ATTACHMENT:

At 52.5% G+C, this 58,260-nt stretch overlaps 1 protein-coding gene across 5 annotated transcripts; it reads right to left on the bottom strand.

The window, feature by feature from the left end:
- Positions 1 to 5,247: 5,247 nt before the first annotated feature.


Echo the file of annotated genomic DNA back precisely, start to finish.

At 52.5% G+C, this 58,260-nt stretch overlaps 1 protein-coding gene across 5 annotated transcripts; it reads right to left on the bottom strand.

The window, feature by feature from the left end:
- Positions 1 to 5,247: 5,247 nt before the first annotated feature.